Mini 10K Champion Mary Keitany On Fast Times & Chasing NYC Wins
By Sabrina Yohannes
Kenyan Mary Keitany sandwiched a 31:20 win at the NYRR New York Mini 10K in between her record-setting London marathon last spring and her upcoming title defense at the NYC Marathon later this year. “The race for me was just fantastic,” Keitany told RunBlogRun after finishing the 10K some 48 seconds ahead of former champion Mamitu Daska of Ethiopia on Saturday. “I have won, and I won here in 2015, so it was good for me to come and repeat here. So I’m happy, and again, I’m very excited since I’m coming to New York in November for the full marathon.”
Some seven weeks prior to the race in New York’s Central Park, Keitany completed the April 23 London Marathon in 2:17:01 to break Briton Paula Radcliffe’s 2005 world record of 2:17:42 for a women-only marathon. Keitany took that race out hard, clocking 1:06:54 for the half, and a world record 1:36:05 for 30K. Although it seemed clear she was purpose-driven and confident in her quest for a fast time, her strategy in the early stages recalled for some observers her 2011 race in New York, where she was out front alone for about 16 miles before being reeled in by eventual top placers Firehiwot Dado and Buzunesh Deba of Ethiopia, behind whom the Kenyan had taken third.
Told of that recollection on the part of some viewers of the 2017 Virgin Money London marathon, Keitany laughed. “In London, I think I went almost all the way alone because I decided to do that because mostly, when we are racing a race like in London, which is a flat course, everybody is just watching me,” she said. “So if I move, they go; if I stay, we stay together. So I wanted to go because I really knew that maybe they can follow me, but for me, I was very ready for the race and my expectation was to run under 2:18 because I trained well. I was not even thinking that maybe I would do the mistake of New York 2011. I was really expecting something good.”
The two-time former London champion Keitany, who had previously run 2:18:37 and 2:19:19 there, said she entered the 2017 race confident she could dip below 2:18. “I trained well after I raced a half marathon in 65:13,” said the Kenyan, who was the runner-up behind a then-record-setting 1:05:06 win at the February 10 Ras Al Khaimah half in the United Arab Emirates (since supplanted by a 1:04:52 world-record run in Prague, both times clocked by Keitany’s compatriots). No stranger to the top of the all-time lists herself, Keitany had run a world mark of 1:05:50 at the RAK half in 2011, as well as a still-standing 2010 world record of 1:19:53 for 25K clocked in a race with both men and women in Berlin.
“I put in my mind if I train well, probably under 2:18 is a very high possibility,” said Keitany about London, adding, “During the race, I knew.” Paced by a woman part of the way through the streets of the British capital, Keitany was chased by former Olympic track champion and 15K world record-holder Tirunesh Dibaba of Ethiopia, who also ran under 2:18, clocking 2:17:56 for second place. “I was not even thinking just one person is following me,” said Keitany. “I thought three ladies were following me. If somebody caught me, I could hold on and run with her. I wouldn’t leave her to go.”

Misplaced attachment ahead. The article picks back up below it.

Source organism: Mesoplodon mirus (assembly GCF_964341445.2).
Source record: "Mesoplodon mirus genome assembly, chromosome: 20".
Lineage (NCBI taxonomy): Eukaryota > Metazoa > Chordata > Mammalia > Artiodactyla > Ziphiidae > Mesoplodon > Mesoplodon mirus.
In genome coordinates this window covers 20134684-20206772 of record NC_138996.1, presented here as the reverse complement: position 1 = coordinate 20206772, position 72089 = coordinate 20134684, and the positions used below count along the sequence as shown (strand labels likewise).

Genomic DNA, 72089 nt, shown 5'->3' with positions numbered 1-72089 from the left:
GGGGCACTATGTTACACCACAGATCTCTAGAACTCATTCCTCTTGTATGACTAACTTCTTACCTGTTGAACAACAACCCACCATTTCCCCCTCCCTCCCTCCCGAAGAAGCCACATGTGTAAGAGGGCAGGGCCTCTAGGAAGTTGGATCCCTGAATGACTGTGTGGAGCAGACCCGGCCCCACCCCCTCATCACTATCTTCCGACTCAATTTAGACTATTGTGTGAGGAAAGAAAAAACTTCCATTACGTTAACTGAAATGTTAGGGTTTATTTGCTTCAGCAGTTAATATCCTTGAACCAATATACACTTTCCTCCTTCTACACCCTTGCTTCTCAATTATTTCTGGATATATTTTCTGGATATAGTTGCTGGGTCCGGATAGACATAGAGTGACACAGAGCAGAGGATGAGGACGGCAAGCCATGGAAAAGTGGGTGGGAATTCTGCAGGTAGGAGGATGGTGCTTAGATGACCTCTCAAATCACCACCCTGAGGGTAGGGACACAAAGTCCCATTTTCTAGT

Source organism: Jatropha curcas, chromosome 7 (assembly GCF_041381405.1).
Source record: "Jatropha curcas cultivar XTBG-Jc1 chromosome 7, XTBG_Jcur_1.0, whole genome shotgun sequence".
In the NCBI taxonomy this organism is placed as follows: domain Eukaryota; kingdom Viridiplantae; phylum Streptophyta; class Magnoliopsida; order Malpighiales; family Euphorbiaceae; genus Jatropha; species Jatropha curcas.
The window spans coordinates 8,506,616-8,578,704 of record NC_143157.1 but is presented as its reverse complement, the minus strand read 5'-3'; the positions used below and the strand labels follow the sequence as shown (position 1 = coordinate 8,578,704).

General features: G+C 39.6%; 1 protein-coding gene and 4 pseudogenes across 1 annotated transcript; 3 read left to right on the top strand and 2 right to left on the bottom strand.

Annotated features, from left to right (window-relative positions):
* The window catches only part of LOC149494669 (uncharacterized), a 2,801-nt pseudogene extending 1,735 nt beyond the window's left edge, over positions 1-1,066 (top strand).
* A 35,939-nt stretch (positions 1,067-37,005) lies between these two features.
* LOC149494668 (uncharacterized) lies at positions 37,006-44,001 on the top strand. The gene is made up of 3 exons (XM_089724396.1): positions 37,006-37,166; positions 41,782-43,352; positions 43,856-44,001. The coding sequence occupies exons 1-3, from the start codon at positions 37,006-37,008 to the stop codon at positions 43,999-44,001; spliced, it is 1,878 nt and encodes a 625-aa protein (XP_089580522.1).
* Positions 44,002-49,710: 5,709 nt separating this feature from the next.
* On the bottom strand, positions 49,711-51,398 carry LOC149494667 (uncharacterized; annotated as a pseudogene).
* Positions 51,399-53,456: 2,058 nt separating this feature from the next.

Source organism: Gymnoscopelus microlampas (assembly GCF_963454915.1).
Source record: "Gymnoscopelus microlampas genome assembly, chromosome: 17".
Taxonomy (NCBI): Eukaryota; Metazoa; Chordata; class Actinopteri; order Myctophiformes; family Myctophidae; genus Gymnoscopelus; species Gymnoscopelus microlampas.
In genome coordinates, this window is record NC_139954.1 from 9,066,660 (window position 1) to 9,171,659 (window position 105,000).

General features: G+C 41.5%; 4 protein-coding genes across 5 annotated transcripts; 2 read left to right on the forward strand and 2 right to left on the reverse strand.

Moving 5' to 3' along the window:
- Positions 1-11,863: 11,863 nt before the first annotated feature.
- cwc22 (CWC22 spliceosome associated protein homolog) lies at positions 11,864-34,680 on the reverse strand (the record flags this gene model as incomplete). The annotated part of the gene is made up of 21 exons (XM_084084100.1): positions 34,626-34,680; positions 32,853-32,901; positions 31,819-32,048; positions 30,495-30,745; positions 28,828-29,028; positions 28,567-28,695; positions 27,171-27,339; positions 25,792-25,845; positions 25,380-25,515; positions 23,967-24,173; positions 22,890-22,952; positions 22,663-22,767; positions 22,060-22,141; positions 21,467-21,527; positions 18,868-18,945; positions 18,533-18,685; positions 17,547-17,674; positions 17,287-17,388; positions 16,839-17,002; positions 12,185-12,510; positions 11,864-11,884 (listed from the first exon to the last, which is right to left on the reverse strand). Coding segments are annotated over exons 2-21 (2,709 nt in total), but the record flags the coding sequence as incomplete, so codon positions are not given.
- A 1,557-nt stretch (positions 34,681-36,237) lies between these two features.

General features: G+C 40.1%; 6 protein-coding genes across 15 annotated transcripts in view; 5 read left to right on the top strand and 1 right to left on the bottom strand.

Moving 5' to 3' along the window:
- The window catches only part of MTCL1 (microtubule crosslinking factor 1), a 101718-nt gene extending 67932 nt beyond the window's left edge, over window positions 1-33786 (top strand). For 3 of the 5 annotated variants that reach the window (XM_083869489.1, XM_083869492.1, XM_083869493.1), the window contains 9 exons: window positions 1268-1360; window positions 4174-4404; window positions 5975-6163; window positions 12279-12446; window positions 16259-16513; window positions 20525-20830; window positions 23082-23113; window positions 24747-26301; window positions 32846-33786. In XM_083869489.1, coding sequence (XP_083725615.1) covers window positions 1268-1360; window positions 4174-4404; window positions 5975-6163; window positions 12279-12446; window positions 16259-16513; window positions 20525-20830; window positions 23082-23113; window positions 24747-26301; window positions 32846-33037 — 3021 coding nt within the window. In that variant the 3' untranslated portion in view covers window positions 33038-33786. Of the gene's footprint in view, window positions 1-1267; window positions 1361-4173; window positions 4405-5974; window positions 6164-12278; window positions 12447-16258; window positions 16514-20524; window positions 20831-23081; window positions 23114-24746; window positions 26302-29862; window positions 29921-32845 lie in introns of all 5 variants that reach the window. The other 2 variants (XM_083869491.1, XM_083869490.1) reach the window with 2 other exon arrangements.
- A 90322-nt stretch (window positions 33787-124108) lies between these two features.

“It’s really nice,” Keitany said of her new record. “I’m happy I entered the book of history, because after Paula Radcliffe, I am number two. I’m a champion and motivating other young women.”
Asked if she is setting her sights on the only other women’s marathon time better than hers, Radcliffe’s overall women’s world record of 2:15:25 (set in a mixed-gender race), Keitany paused for a moment, then shook her head. “Maybe, I don’t know,” she said.
She had also expressed a pessimistic prediction, she said, when she heard about projects aiming for a sub-two-hour race for men. Nike’s Breaking2 attempt ultimately took place on May 6 and resulted in a 2:00:25 clocking over the 26.2-mile marathon distance by Kenya’s Olympic champion Eliud Kipchoge under non-world-record-eligible conditions.
“It is not possible — he missed it by  seconds,” said Keitany, who had nevertheless watched the webcast attempt, in which alternating teams of pacers entered the course to run behind a pace car and in front of Kipchoge and others on part of an auto-racing loop. She said she thought at the time that her compatriot “might come close.”
“Maybe in the future, they will run under two hours,” she said. “Also, the women might run under 2:15.”
Keitany’s own attention is focused is on pursuing a fourth straight TCS New York City marathon win in the fall. “My plan for the marathon now is I’m going back home and working on the program for the marathon, and I hope to come in November and do well again because I know it’s a great pleasure for me to come again for maybe the [sixth] time,” she said. “I started in 2010, then ’11, and ’14, ’15 and ’16.”
After third place finishes in her debut and in 2011 in 2:23:38, her fastest time on the undulating course to date, Keitany won in a sprint finish in 2014 and has never been defeated there since, prevailing last fall in 2:24:26. She is currently tied with the three-time former winner Radcliffe in total number of NYC wins, and a 2017 victory would put the Kenyan ahead of the Briton and behind only nine-time former winner Grete Waitz of Norway, who reigned over the event more than two decades ago.
“It would be really amazing for me, because I’ve been coming to New York,” said Keitany, who in terms of consecutive NYC wins, is already ahead of Radcliffe’s two and behind the Norwegian’s five; and travels to the race from her base in Iten, Kenya. “I like the city; I like the fans, all the way; and Central Park is just where we have been training. It’s a nice place, because in Kenya, we have a place like Central Park for the training, and I can say New York is like my home.”